3 things that can damage your hair extensions
If you weren’t blessed with long, flowing glamazon locks, hair extensions are an easy solution. After all, they’re the secret behind most of those red-carpet hairstyles you’ve seen on your favourite celebrities. However, getting hair extensions is a commitment. You are investing money (and time) in the extensions themselves and the installation. So why wouldn’t you invest the same amount of effort into learning on how to care for them properly? Here are three of the worst things you can do to your hair extensions and tips on what you should be doing instead to keep them healthy, shiny and on your head.
#1: Not washing and brushing your hair properly
When the time comes to wash your new mane, the most important thing is to do so gently and in one direction only. Wash your hair no more than two times a week with gentle sulfate-free shampoos and conditioners. Thus, always check product labels for safe and effective ingredients. Overly-harsh chemicals can destroy the cuticle of your delicate virgin-hair extensions, leaving them weak and opaque like the average chain-store product. An alternative that might help you extend the time between washes is using dry shampoo to keep your hair looking and smelling fresh.
Also, no more princess Ariel’s fork- like combs for you (dinglehopper was it?). Buy a special extension brush or one with appropriately wide teeth. This is vital and worth every penny, trust me. Also, remember that you can’t brush your hair as you did before extensions. Now it has to become a daily activity to protect against tangles as it grows. Make sure to use a gentle touch and always start at the bottom and work your way up. Never brush your roots, instead gently run your fingers through to keep them from tangling. For tape-ins only brush it when its dry and hold your hair just under the tape to ensure that you’re not pulling on the tape itself.
#2: Not protecting your extensions (swimming, exercise, and sleeping)
We all want to rock beautiful mermaid locks on a sunny pool day; however, if you fancy swimming, doing so without protecting your hair extensions might not be the best idea. Avoid getting your hair wet or be sure to wear a swim cap to keep it nice and dry. If you’ve exposed your hair to chlorine or ocean salts, wash it immediately. Lastly, apply hair masks to protect your hair from prolonged sun exposure or use your favourite hat.
When sleeping, a very good tip is to loosely braid your previously dried hair before going to bed. Not only does this give you fabulous beachy waves in the morning, but it also protects your hair from excess friction and tangling. Success! Also, never sleep with wet hair and use a silk pillowcase or bonnet to protect from breakage.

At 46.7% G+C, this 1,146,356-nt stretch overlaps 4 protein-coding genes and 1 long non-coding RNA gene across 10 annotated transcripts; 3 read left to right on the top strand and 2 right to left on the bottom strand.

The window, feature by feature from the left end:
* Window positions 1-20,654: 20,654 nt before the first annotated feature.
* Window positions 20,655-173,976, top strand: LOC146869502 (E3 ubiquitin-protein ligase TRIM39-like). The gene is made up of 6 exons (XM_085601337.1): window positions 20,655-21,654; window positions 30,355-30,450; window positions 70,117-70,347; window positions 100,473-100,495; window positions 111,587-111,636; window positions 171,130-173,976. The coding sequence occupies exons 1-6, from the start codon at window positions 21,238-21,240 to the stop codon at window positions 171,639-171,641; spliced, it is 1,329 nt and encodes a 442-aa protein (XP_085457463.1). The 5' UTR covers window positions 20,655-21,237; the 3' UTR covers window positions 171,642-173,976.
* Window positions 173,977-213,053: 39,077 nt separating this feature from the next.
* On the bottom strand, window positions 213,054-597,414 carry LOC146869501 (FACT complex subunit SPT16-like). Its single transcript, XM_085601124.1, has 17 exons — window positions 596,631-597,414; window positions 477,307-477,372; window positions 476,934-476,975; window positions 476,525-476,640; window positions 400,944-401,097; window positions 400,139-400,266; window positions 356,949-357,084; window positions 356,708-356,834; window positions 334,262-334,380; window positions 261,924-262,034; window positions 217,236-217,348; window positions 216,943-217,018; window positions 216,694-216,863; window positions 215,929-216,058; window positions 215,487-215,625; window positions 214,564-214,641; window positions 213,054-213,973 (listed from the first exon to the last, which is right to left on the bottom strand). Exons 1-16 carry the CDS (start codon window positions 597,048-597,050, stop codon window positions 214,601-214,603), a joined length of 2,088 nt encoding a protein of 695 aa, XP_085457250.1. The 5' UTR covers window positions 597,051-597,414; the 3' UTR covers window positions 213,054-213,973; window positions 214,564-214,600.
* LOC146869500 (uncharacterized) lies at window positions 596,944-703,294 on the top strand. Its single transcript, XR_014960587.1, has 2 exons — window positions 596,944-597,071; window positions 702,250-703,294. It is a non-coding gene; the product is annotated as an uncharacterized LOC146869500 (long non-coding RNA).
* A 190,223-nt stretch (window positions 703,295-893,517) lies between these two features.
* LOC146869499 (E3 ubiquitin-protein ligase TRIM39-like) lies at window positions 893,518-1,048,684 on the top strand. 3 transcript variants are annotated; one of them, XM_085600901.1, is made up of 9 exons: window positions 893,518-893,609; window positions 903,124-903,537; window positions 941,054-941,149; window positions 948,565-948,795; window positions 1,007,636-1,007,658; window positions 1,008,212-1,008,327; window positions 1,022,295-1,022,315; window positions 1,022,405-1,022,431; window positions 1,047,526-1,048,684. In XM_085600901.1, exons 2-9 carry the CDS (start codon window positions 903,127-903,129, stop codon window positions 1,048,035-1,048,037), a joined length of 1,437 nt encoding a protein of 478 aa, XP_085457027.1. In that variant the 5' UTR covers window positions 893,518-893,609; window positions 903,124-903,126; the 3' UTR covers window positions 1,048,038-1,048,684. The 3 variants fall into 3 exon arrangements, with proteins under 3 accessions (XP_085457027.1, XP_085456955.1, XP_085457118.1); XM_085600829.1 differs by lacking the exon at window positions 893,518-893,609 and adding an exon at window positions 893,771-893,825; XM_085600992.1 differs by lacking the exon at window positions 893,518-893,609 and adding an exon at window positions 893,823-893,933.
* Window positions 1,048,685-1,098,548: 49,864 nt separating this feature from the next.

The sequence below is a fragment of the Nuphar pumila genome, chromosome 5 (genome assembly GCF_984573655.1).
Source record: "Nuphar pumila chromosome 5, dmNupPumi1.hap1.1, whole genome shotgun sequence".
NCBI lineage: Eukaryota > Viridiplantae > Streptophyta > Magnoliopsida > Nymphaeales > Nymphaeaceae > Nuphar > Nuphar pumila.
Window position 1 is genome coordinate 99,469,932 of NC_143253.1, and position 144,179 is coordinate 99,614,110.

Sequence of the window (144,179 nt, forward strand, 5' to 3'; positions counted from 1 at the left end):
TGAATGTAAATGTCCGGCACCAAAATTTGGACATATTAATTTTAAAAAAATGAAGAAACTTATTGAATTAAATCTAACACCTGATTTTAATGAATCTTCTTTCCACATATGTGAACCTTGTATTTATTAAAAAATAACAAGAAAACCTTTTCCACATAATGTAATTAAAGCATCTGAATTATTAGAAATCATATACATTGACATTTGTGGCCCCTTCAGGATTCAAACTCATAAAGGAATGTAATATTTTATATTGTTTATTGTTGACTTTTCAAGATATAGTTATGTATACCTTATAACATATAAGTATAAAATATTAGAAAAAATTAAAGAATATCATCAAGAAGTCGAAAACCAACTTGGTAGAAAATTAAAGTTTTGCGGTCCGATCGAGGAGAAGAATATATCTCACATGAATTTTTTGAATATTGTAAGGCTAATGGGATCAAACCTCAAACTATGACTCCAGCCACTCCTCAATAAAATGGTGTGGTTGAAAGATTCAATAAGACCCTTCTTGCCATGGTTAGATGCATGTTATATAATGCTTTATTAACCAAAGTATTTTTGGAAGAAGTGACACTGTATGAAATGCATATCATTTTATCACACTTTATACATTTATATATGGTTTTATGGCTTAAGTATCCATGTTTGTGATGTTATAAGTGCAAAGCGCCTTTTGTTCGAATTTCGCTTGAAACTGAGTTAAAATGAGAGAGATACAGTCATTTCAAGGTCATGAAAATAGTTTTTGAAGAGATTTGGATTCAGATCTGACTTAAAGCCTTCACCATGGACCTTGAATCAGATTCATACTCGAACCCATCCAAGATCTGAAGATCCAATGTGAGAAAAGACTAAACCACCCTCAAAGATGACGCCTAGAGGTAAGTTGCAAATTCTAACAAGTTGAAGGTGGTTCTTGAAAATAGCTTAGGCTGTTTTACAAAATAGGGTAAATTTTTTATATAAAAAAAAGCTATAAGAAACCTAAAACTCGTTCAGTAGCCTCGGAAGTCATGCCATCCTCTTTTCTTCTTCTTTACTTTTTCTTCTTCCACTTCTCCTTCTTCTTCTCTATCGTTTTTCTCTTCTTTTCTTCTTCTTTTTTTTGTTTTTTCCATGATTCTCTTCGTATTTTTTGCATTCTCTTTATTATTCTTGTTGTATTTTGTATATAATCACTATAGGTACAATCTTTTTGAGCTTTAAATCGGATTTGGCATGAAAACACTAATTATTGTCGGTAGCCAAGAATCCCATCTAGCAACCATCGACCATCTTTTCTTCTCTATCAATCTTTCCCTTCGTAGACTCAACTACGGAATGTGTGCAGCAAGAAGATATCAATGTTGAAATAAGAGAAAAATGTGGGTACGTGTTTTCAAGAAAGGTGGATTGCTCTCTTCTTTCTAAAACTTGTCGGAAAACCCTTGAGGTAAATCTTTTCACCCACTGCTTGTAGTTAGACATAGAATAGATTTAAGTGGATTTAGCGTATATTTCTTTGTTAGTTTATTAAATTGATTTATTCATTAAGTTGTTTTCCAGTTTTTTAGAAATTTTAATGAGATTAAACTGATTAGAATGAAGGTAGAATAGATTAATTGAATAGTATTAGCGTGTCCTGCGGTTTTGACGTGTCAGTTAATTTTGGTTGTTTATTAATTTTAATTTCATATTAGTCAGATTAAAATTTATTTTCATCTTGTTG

When exercising, a high –Arianna Grande style– ponytail will work best to protect your hair extensions from sweat and oils.
Storage: Many women think that they can simply wash their extensions and then store them immediately afterwards. That is a big fat no, no. Hair extensions that are stored while wet or interior sections at your root or weft that haven’t been dried properly can easily sprout bacteria and mould. Always start by gently washing each strand and continue to fully dry and detangle them. When blow- or air-drying your extensions remember to separate each track or fusion section to allow air to circulate between strands. Double-check wefts, by pressing them against your thumb. Store them flat in an airtight container where the extensions are not crumpled.
#3: Leaving extensions in for longer than recommended
Even if you take good care of your hair extensions and buy an excellent quality product, they don’t last as long as you think. On average, glu-ins last 4 weeks, tape-ins up to 6 weeks, and protein- bonded extensions last 6 -8 weeks. Clip-ins can last up to a year since you will not wear them daily. You may think that by leaving them in longer, you can save time or money but it’s the opposite. Keeping your appointment with your hairstylist to readjust them may extend their overall duration and protect your hair from any damage. Consider tape-ins for example, if you leave them in more than 8 weeks, the tape starts to breakdown. Eventually, it will no longer stick to the hair, but the other piece of tape. When you finally wish to take them out the tape will be left in the hair, making it very difficult and time- consuming to remove without damaging your hair or the extensions.
Ultimately, the best advice we can give you is to always listen to your stylist. They are professionals and therefore the most qualified to inform you on how your hair and extensions should be taken care of. Listening to them is just as important as the hair itself!